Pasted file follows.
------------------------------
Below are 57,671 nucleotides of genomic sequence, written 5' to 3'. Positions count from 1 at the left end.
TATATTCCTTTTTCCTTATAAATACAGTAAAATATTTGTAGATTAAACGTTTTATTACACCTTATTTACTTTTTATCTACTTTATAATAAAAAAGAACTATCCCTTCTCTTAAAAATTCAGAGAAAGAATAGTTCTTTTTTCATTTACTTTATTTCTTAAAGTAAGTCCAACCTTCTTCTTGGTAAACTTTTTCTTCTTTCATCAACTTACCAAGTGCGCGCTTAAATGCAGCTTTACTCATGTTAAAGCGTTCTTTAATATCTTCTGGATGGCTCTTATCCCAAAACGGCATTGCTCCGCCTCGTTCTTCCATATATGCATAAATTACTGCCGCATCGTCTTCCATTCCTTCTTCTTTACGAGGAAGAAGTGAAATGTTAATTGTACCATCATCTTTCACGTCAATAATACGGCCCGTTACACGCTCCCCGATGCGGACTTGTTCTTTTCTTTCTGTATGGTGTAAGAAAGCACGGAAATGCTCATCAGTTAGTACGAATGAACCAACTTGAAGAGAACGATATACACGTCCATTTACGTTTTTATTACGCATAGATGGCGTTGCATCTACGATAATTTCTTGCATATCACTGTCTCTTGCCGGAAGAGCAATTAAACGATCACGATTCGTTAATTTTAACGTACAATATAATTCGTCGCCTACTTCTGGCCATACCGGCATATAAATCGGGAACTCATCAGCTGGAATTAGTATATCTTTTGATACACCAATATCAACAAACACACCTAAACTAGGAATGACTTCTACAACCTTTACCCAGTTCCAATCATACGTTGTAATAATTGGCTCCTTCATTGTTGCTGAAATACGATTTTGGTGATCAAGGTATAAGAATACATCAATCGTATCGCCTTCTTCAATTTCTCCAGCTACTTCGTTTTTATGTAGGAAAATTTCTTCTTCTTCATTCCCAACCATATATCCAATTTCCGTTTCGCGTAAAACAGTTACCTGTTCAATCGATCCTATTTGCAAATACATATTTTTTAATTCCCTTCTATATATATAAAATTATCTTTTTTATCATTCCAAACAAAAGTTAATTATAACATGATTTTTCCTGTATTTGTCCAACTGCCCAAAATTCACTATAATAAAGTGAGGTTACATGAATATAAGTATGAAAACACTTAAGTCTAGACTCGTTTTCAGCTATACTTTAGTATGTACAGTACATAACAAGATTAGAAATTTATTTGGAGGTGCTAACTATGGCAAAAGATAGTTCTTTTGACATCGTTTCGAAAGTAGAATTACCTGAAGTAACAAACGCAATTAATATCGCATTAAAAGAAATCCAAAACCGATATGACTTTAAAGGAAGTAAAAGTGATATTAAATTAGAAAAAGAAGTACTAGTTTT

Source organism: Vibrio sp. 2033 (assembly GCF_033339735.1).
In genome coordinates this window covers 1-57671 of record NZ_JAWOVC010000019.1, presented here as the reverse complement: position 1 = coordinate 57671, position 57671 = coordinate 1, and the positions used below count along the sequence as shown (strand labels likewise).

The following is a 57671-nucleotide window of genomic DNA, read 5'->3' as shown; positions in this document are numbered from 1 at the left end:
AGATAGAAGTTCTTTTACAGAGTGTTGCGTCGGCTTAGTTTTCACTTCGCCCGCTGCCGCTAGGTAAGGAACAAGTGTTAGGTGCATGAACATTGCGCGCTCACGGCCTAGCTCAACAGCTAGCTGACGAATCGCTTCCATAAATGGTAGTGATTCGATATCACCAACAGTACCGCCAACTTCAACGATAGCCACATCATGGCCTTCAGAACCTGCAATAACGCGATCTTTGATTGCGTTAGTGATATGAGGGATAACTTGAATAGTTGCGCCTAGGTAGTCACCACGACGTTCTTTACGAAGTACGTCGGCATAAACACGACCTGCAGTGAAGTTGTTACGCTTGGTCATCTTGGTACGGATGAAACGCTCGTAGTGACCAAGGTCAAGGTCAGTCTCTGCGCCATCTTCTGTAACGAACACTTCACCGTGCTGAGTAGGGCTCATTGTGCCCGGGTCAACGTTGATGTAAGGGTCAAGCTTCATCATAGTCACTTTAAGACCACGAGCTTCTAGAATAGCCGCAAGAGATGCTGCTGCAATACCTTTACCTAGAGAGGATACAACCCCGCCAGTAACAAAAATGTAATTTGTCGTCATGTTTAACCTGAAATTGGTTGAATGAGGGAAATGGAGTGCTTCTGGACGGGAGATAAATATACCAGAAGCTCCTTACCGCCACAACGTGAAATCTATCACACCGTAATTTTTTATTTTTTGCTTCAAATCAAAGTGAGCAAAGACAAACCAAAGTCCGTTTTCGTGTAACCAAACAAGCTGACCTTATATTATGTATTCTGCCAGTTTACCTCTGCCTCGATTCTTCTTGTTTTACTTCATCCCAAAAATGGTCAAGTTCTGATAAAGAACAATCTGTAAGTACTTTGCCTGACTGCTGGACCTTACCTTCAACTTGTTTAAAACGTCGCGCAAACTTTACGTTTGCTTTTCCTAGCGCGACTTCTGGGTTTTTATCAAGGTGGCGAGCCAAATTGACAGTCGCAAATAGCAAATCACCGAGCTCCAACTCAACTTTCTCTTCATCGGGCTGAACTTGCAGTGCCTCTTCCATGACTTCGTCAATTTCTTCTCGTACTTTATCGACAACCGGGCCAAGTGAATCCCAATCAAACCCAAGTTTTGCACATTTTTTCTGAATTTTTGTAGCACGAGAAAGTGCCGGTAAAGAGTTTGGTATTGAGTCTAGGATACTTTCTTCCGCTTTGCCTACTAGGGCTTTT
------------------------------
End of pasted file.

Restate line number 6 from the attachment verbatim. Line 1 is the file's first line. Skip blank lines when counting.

AGATAGAAGTTCTTTTACAGAGTGTTGCGTCGGCTTAGTTTTCACTTCGCCCGCTGCCGCTAGGTAAGGAACAAGTGTTAGGTGCATGAACATTGCGCGCTCACGGCCTAGCTCAACAGCTAGCTGACGAATCGCTTCCATAAATGGTAGTGATTCGATATCACCAACAGTACCGCCAACTTCAACGATAGCCACATCATGGCCTTCAGAACCTGCAATAACGCGATCTTTGATTGCGTTAGTGATATGAGGGATAACTTGAATAGTTGCGCCTAGGTAGTCACCACGACGTTCTTTACGAAGTACGTCGGCATAAACACGACCTGCAGTGAAGTTGTTACGCTTGGTCATCTTGGTACGGATGAAACGCTCGTAGTGACCAAGGTCAAGGTCAGTCTCTGCGCCATCTTCTGTAACGAACACTTCACCGTGCTGAGTAGGGCTCATTGTGCCCGGGTCAACGTTGATGTAAGGGTCAAGCTTCATCATAGTCACTTTAAGACCACGAGCTTCTAGAATAGCCGCAAGAGATGCTGCTGCAATACCTTTACCTAGAGAGGATACAACCCCGCCAGTAACAAAAATGTAATTTGTCGTCATGTTTAACCTGAAATTGGTTGAATGAGGGAAATGGAGTGCTTCTGGACGGGAGATAAATATACCAGAAGCTCCTTACCGCCACAACGTGAAATCTATCACACCGTAATTTTTTATTTTTTGCTTCAAATCAAAGTGAGCAAAGACAAACCAAAGTCCGTTTTCGTGTAACCAAACAAGCTGACCTTATATTATGTATTCTGCCAGTTTACCTCTGCCTCGATTCTTCTTGTTTTACTTCATCCCAAAAATGGTCAAGTTCTGATAAAGAACAATCTGTAAGTACTTTGCCTGACTGCTGGACCTTACCTTCAACTTGTTTAAAACGTCGCGCAAACTTTACGTTTGCTTTTCCTAGCGCGACTTCTGGGTTTTTATCAAGGTGGCGAGCCAAATTGACAGTCGCAAATAGCAAATCACCGAGCTCCAACTCAACTTTCTCTTCATCGGGCTGAACTTGCAGTGCCTCTTCCATGACTTCGTCAATTTCTTCTCGTACTTTATCGACAACCGGGCCAAGTGAATCCCAATCAAACCCAAGTTTTGCACATTTTTTCTGAATTTTTGTAGCACGAGAAAGTGCCGGTAAAGAGTTTGGTATTGAGTCTAGGATACTTTCTTCCGCTTTGCCTACTAGGGCTTTT